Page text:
I was hoping for the same kind of excitement I had watching Wanted. I was a bit surprised at how low Buffy Abe had been flying. From my vantage point, it didn’t even seem like Fox was supporting it like a summer tent pole. I even surprised when I went by the lot and didn’t see a big board for it like they had for Prometheus or most of their other even quasi big releases. They had something up for Anger Management instead.

    Seeking a Friend for the End of the World sounds like another amazing premise. I know I shouldn’t be totally consumed by a gut reaction off a trailer but from what I’ve seen, I have a feeling like I’m gonna walk out of the theater thinking how do shank an extra point of an idea? But at this point I’m still saying I’m going to go. And will have an open mind. Still, a bit of a lingering bad feeling still persists.

    I do want to see Brave but echo Don’s dilemma and not go to a showing before 10 PM.

    I’m honestly not trying to insinuate slump, and I know technically the first day of summer was only earlier this week, but is it just me or have a sort of elevated number of films released thus far under performed in regards to speculation? It’s hard to know what studio expectations are vs what they’re telling the public. It’s also hard to escape the noise of elevated hype. Is it a matter of needing to manage expectations? Is there an issue of people wanting to go see a movie in general but won’t for various or specific reasons? Are the movies released not appealing or is the marketing that’s failing? Or, is there an issue at all? Should the grosses be higher? Not just, we’d like them to be higher but they aren’t. Like Facebook stock. I’m sure if set against different comps, one could rationalize any b.o. turd. Slump to me would suggest random downturn, but what I wonder is if any of you think there is really an addressable problem? If so, what? If not, why not? Really just asking here.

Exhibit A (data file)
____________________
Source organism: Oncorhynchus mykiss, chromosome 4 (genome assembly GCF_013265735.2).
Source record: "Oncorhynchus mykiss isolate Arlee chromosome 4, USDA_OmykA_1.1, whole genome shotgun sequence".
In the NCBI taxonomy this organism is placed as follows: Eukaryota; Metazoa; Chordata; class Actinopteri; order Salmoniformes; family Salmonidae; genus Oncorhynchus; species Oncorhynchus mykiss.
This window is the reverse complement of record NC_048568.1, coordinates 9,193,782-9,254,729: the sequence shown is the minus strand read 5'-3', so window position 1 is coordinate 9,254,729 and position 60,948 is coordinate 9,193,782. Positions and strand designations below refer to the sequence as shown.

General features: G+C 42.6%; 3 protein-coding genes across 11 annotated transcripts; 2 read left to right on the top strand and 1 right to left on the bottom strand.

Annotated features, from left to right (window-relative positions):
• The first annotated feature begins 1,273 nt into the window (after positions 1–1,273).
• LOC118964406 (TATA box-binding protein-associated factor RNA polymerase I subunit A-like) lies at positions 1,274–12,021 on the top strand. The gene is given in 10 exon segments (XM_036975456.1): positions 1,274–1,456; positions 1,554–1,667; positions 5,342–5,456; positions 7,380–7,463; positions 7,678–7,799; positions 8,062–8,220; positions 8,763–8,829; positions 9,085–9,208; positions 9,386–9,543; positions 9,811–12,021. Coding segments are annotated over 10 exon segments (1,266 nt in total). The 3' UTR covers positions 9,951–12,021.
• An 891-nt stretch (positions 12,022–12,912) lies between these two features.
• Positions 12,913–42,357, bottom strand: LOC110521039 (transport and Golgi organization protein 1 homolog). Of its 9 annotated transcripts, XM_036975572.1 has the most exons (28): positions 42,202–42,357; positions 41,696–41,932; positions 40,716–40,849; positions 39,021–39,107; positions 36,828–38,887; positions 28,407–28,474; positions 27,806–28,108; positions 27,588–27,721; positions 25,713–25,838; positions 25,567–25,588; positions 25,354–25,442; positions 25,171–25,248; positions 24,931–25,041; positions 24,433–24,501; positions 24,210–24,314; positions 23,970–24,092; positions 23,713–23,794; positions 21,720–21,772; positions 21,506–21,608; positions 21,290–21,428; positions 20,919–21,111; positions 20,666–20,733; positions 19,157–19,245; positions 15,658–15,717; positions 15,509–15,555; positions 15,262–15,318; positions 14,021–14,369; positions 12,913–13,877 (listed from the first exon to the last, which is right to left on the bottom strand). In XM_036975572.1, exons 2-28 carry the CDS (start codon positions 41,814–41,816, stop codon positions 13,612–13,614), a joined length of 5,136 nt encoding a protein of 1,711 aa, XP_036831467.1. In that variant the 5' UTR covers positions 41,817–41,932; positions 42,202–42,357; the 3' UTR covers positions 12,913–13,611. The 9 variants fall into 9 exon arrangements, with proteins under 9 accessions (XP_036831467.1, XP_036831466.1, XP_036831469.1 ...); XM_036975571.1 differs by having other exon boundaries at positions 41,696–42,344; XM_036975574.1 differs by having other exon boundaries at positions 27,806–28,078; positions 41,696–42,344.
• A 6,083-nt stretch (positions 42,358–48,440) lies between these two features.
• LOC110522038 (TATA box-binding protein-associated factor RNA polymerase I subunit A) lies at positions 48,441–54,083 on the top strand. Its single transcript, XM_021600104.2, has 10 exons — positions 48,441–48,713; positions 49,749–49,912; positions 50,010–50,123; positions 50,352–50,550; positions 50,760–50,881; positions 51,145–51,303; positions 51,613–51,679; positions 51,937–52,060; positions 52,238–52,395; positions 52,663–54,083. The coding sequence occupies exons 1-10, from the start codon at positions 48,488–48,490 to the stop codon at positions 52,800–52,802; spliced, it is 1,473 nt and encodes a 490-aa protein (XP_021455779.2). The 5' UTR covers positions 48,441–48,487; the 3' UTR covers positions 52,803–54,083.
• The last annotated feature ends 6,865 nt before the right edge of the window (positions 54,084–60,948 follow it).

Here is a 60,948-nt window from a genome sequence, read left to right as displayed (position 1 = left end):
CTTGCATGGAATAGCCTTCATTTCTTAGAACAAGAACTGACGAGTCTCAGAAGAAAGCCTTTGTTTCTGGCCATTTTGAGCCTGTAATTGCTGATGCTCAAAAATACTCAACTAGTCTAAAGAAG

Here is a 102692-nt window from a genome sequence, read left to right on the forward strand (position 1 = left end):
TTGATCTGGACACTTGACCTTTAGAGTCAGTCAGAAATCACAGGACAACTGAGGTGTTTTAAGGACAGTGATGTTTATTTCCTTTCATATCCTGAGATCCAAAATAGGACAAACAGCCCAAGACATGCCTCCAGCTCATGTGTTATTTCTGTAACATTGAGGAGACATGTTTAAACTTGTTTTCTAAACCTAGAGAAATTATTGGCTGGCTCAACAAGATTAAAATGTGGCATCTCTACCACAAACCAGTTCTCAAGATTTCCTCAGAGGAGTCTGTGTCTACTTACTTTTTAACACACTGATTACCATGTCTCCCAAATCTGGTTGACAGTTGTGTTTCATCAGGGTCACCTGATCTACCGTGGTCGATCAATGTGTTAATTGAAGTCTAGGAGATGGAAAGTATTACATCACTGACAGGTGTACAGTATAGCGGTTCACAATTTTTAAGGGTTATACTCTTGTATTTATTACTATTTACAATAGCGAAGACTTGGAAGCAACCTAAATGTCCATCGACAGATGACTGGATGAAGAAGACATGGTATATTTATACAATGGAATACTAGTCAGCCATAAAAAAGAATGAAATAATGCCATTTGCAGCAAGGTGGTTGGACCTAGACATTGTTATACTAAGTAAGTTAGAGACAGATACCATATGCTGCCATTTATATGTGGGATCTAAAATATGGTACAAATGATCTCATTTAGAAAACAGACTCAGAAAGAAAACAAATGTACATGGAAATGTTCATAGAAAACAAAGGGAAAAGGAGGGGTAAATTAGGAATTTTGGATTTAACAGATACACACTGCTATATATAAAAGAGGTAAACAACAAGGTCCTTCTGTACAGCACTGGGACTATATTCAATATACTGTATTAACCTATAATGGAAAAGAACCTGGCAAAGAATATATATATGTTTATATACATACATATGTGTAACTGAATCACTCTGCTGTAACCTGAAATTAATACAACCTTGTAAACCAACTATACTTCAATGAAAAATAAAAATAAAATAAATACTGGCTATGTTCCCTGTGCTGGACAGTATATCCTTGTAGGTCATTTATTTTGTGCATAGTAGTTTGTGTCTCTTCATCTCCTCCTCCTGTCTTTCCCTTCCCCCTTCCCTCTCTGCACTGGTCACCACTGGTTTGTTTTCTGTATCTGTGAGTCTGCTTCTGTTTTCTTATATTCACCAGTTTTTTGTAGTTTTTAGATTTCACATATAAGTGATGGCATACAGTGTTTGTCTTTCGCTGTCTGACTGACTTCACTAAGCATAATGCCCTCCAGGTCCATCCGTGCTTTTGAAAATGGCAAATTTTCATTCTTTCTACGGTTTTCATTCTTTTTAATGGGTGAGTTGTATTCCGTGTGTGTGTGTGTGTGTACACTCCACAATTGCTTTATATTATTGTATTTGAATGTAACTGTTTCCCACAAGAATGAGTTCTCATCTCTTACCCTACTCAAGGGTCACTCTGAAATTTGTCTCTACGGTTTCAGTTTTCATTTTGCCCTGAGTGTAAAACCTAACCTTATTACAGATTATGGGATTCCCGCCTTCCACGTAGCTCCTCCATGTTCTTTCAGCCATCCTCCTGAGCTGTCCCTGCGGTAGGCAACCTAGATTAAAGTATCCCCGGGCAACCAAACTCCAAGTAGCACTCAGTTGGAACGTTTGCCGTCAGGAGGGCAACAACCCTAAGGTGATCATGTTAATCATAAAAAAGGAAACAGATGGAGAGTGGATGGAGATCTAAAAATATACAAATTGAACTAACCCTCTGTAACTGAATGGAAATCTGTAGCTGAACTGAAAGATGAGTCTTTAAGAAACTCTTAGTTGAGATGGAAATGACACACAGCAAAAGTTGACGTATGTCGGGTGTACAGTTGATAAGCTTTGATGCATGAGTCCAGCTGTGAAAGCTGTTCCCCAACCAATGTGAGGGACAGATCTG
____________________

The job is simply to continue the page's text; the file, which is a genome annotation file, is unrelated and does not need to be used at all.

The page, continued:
21. movieman says:

    I really dug “ALVH.”
    If the sheer novelty factor of the premise wasn’t enough of a kick, it’s just a good old time at the “picture show.” (I could imagine seeing it on a double bill with fellow Fox-mate “The Three Stooges” at a drive-in–or downtown movie palace–when I was 9.)
    Another plus was the freshness of the cast, many of whom were new to me (like the B’way baby lead). Even the few familiar faces (e.g., the excellent Dominic Cooper and Anthony Mackie) haven’t worn out their welcome w/ me yet. Sweet.
    Also appreciated the fact that it doesn’t overstay its welcome like most tentpole/franchise hopefuls, clocking in at a circumspect 105 minutes (including beaucoup end credits).